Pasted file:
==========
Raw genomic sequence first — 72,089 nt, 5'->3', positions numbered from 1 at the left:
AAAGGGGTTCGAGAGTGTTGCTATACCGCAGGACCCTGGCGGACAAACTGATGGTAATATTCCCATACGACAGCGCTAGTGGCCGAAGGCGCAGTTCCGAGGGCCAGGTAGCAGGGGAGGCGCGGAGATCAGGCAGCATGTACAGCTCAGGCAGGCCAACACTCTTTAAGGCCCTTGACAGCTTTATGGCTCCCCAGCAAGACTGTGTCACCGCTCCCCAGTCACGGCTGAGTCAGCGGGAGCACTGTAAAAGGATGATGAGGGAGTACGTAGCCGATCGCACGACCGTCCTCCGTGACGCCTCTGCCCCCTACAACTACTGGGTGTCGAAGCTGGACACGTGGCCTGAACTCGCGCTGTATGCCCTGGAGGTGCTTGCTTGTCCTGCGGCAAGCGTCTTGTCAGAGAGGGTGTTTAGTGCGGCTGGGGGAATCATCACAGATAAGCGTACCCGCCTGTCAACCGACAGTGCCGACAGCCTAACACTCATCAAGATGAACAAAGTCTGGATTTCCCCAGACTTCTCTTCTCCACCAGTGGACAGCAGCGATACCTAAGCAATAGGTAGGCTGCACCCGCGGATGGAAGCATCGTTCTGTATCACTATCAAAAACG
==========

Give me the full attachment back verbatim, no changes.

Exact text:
Raw genomic sequence first — 72,089 nt, 5'->3', positions numbered from 1 at the left:
AAAGGGGTTCGAGAGTGTTGCTATACCGCAGGACCCTGGCGGACAAACTGATGGTAATATTCCCATACGACAGCGCTAGTGGCCGAAGGCGCAGTTCCGAGGGCCAGGTAGCAGGGGAGGCGCGGAGATCAGGCAGCATGTACAGCTCAGGCAGGCCAACACTCTTTAAGGCCCTTGACAGCTTTATGGCTCCCCAGCAAGACTGTGTCACCGCTCCCCAGTCACGGCTGAGTCAGCGGGAGCACTGTAAAAGGATGATGAGGGAGTACGTAGCCGATCGCACGACCGTCCTCCGTGACGCCTCTGCCCCCTACAACTACTGGGTGTCGAAGCTGGACACGTGGCCTGAACTCGCGCTGTATGCCCTGGAGGTGCTTGCTTGTCCTGCGGCAAGCGTCTTGTCAGAGAGGGTGTTTAGTGCGGCTGGGGGAATCATCACAGATAAGCGTACCCGCCTGTCAACCGACAGTGCCGACAGCCTAACACTCATCAAGATGAACAAAGTCTGGATTTCCCCAGACTTCTCTTCTCCACCAGTGGACAGCAGCGATACCTAAGCAATAGGTAGGCTGCACCCGCGGATGGAAGCATCGTTCTGTATCACTATCAAAAACG